Thanks Sally - a good blog read. You really inspired both me and my son recently at the Witney Book festival. I think hearing a real author talk about the process of writing made it more a reality - writers are normal people just struggling with words and ideas to bring a book to life, to make sense. Thank you, and best wishes for your third book!

Lucy Coats said...

I love delving into all that non-fiction and finding snippets of stuff which trigger 'oh yes' moments in my books (thinking of my Greek myth research here). I find I have to be really disciplined and write down page numbers and refs, though, or I get totally confused and spend hours trolling through to find that vital piece of info again!

Wendy Meddour said...

Hmmm - that does sound tricky. I think I better stick to what I know!

adele said...

Ace post, Sally...can't wait to read book.

JoMacdonald said...

Thanks Sally. Really enjoyed this.

Linda Strachan said...

Great post.

It is so true that the things you really want to know, the everyday ordinary facts of lining in a different era are so rarely in the reference books and those are the things that make your reader believe that they are there with the characters.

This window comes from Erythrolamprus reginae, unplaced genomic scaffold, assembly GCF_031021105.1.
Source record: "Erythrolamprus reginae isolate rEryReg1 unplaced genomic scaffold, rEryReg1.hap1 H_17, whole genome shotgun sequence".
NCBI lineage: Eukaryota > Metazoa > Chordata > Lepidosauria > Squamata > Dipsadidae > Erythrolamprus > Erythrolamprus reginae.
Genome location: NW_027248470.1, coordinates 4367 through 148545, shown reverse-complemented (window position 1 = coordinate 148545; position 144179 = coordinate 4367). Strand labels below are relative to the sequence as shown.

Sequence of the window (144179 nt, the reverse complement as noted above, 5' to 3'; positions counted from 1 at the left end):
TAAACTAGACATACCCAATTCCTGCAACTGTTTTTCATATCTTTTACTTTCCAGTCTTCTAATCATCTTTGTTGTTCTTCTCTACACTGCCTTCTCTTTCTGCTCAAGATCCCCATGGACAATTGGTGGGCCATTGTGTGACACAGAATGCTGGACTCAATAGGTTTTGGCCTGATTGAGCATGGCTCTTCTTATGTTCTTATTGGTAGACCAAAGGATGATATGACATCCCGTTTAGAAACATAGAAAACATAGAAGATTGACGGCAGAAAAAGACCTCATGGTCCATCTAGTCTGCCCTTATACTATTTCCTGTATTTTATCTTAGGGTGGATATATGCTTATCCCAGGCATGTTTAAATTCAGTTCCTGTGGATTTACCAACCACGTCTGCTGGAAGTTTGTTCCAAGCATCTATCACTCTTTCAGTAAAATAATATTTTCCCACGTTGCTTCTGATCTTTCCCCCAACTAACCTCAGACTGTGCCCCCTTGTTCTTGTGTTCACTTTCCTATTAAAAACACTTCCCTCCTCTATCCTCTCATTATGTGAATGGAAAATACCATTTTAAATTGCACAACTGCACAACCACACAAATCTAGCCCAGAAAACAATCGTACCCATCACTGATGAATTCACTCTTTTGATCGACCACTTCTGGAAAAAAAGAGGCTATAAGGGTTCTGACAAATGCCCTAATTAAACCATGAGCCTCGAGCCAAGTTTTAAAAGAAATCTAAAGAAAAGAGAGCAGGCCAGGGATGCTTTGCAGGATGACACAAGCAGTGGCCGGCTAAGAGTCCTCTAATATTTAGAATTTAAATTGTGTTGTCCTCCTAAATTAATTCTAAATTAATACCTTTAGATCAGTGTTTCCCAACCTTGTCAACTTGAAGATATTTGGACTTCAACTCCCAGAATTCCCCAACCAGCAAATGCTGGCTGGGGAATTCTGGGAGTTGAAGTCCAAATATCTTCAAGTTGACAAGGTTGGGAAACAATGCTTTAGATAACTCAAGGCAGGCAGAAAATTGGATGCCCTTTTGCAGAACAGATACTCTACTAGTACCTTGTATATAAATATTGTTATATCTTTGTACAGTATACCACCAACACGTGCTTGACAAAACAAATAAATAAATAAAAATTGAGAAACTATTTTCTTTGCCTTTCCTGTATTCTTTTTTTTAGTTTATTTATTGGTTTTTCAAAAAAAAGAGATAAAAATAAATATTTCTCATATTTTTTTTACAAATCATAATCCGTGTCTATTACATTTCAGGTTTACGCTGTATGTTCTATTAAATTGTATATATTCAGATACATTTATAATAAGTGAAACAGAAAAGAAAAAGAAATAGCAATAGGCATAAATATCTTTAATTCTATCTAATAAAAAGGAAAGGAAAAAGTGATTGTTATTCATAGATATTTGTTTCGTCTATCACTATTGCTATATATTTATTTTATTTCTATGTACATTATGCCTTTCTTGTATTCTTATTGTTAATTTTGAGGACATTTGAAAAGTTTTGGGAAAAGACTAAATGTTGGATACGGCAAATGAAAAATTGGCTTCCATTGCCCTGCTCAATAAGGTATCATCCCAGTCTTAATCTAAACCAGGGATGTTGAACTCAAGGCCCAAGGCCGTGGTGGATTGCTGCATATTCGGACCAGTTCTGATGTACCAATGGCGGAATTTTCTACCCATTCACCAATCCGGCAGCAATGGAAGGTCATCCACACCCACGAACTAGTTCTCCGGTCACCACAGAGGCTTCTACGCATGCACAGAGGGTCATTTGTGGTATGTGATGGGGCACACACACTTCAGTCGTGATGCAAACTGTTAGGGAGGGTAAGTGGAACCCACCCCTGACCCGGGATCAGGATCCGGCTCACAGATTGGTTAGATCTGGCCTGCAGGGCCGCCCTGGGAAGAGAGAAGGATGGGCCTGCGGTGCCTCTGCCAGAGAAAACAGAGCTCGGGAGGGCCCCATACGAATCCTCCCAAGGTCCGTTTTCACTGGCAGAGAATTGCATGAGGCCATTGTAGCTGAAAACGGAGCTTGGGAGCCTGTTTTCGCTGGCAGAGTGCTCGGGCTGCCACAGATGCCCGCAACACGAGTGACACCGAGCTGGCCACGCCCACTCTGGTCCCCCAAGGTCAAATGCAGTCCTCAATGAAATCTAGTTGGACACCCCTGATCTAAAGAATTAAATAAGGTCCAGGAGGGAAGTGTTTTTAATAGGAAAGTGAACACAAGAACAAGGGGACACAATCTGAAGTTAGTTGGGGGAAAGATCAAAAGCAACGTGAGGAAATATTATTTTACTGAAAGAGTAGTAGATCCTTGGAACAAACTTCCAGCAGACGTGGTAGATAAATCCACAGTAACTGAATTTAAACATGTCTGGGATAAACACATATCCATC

There is also that dreadful feeling that you are going to get something totally wrong and someone who really knows about that period of history is going to come back to you once the book is out and tell you what you did wrong, when it is too late to change it!

Sue Hyams said...

Enjoyed this post very much. So how do you get the pig out of the room? I write historical fiction and the balance between authenticity and readability is a tricky one. And it's so hard not to be clever and shove ALL your research in just because you've done it!